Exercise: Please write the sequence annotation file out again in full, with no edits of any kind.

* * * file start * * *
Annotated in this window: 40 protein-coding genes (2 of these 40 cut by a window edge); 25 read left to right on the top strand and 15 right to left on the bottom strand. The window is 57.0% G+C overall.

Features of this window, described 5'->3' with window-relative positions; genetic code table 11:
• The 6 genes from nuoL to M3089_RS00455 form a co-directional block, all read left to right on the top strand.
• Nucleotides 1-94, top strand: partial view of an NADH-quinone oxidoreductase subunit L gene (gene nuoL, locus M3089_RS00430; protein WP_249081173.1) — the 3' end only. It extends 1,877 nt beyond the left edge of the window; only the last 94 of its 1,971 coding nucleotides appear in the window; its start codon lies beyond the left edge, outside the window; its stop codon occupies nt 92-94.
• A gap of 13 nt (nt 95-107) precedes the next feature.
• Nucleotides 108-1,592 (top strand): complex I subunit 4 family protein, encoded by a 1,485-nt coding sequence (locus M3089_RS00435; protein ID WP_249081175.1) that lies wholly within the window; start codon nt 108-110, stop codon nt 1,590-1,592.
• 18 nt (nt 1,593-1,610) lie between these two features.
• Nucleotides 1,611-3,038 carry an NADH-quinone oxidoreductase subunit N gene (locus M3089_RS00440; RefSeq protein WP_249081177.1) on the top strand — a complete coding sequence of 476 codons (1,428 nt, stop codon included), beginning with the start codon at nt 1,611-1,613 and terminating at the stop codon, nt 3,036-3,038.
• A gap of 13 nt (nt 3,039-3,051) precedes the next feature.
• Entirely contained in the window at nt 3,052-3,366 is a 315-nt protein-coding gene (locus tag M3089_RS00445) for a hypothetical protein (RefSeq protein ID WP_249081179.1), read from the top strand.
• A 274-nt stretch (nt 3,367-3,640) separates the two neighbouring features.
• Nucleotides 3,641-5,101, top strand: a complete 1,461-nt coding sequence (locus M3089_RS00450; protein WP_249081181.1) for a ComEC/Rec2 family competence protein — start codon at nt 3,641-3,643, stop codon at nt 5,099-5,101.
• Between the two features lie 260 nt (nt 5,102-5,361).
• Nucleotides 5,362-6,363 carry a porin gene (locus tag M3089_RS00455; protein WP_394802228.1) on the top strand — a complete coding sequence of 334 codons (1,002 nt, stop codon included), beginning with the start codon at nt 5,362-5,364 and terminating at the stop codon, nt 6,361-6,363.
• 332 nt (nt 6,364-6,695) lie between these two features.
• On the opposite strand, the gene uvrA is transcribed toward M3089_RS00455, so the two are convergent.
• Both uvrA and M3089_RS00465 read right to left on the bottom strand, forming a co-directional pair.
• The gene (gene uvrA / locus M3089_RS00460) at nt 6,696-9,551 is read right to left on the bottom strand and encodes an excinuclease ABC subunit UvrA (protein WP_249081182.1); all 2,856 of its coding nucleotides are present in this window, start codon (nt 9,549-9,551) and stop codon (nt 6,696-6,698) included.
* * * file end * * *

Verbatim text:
Annotated in this window: 40 protein-coding genes (2 of these 40 cut by a window edge); 25 read left to right on the top strand and 15 right to left on the bottom strand. The window is 57.0% G+C overall.

Features of this window, described 5'->3' with window-relative positions; genetic code table 11:
• The 6 genes from nuoL to M3089_RS00455 form a co-directional block, all read left to right on the top strand.
• Nucleotides 1-94, top strand: partial view of an NADH-quinone oxidoreductase subunit L gene (gene nuoL, locus M3089_RS00430; protein WP_249081173.1) — the 3' end only. It extends 1,877 nt beyond the left edge of the window; only the last 94 of its 1,971 coding nucleotides appear in the window; its start codon lies beyond the left edge, outside the window; its stop codon occupies nt 92-94.
• A gap of 13 nt (nt 95-107) precedes the next feature.
• Nucleotides 108-1,592 (top strand): complex I subunit 4 family protein, encoded by a 1,485-nt coding sequence (locus M3089_RS00435; protein ID WP_249081175.1) that lies wholly within the window; start codon nt 108-110, stop codon nt 1,590-1,592.
• 18 nt (nt 1,593-1,610) lie between these two features.
• Nucleotides 1,611-3,038 carry an NADH-quinone oxidoreductase subunit N gene (locus M3089_RS00440; RefSeq protein WP_249081177.1) on the top strand — a complete coding sequence of 476 codons (1,428 nt, stop codon included), beginning with the start codon at nt 1,611-1,613 and terminating at the stop codon, nt 3,036-3,038.
• A gap of 13 nt (nt 3,039-3,051) precedes the next feature.
• Entirely contained in the window at nt 3,052-3,366 is a 315-nt protein-coding gene (locus tag M3089_RS00445) for a hypothetical protein (RefSeq protein ID WP_249081179.1), read from the top strand.
• A 274-nt stretch (nt 3,367-3,640) separates the two neighbouring features.
• Nucleotides 3,641-5,101, top strand: a complete 1,461-nt coding sequence (locus M3089_RS00450; protein WP_249081181.1) for a ComEC/Rec2 family competence protein — start codon at nt 3,641-3,643, stop codon at nt 5,099-5,101.
• Between the two features lie 260 nt (nt 5,102-5,361).
• Nucleotides 5,362-6,363 carry a porin gene (locus tag M3089_RS00455; protein WP_394802228.1) on the top strand — a complete coding sequence of 334 codons (1,002 nt, stop codon included), beginning with the start codon at nt 5,362-5,364 and terminating at the stop codon, nt 6,361-6,363.
• 332 nt (nt 6,364-6,695) lie between these two features.
• On the opposite strand, the gene uvrA is transcribed toward M3089_RS00455, so the two are convergent.
• Both uvrA and M3089_RS00465 read right to left on the bottom strand, forming a co-directional pair.
• The gene (gene uvrA / locus M3089_RS00460) at nt 6,696-9,551 is read right to left on the bottom strand and encodes an excinuclease ABC subunit UvrA (protein WP_249081182.1); all 2,856 of its coding nucleotides are present in this window, start codon (nt 9,549-9,551) and stop codon (nt 6,696-6,698) included.